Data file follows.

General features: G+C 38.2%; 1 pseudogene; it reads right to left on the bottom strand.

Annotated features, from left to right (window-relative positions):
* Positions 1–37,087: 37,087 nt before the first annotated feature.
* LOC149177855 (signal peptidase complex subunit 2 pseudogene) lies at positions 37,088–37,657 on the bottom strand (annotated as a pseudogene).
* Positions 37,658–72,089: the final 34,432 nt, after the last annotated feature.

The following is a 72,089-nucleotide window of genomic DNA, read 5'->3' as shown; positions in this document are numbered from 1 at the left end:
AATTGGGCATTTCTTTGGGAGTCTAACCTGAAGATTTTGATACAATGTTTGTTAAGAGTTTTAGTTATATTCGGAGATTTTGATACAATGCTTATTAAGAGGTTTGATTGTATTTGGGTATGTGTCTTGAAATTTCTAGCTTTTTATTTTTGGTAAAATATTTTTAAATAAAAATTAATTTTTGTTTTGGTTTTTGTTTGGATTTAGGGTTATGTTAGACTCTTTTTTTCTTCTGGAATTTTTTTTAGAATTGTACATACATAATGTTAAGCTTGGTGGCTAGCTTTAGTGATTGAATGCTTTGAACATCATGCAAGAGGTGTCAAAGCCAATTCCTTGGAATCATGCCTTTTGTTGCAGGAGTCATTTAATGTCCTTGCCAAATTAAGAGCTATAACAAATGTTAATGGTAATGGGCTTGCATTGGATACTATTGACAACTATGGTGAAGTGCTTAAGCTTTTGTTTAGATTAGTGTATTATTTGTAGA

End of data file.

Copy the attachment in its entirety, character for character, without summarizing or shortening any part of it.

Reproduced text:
General features: G+C 38.2%; 1 pseudogene; it reads right to left on the bottom strand.

Annotated features, from left to right (window-relative positions):
* Positions 1–37,087: 37,087 nt before the first annotated feature.
* LOC149177855 (signal peptidase complex subunit 2 pseudogene) lies at positions 37,088–37,657 on the bottom strand (annotated as a pseudogene).
* Positions 37,658–72,089: the final 34,432 nt, after the last annotated feature.

The following is a 72,089-nucleotide window of genomic DNA, read 5'->3' as shown; positions in this document are numbered from 1 at the left end:
AATTGGGCATTTCTTTGGGAGTCTAACCTGAAGATTTTGATACAATGTTTGTTAAGAGTTTTAGTTATATTCGGAGATTTTGATACAATGCTTATTAAGAGGTTTGATTGTATTTGGGTATGTGTCTTGAAATTTCTAGCTTTTTATTTTTGGTAAAATATTTTTAAATAAAAATTAATTTTTGTTTTGGTTTTTGTTTGGATTTAGGGTTATGTTAGACTCTTTTTTTCTTCTGGAATTTTTTTTAGAATTGTACATACATAATGTTAAGCTTGGTGGCTAGCTTTAGTGATTGAATGCTTTGAACATCATGCAAGAGGTGTCAAAGCCAATTCCTTGGAATCATGCCTTTTGTTGCAGGAGTCATTTAATGTCCTTGCCAAATTAAGAGCTATAACAAATGTTAATGGTAATGGGCTTGCATTGGATACTATTGACAACTATGGTGAAGTGCTTAAGCTTTTGTTTAGATTAGTGTATTATTTGTAGA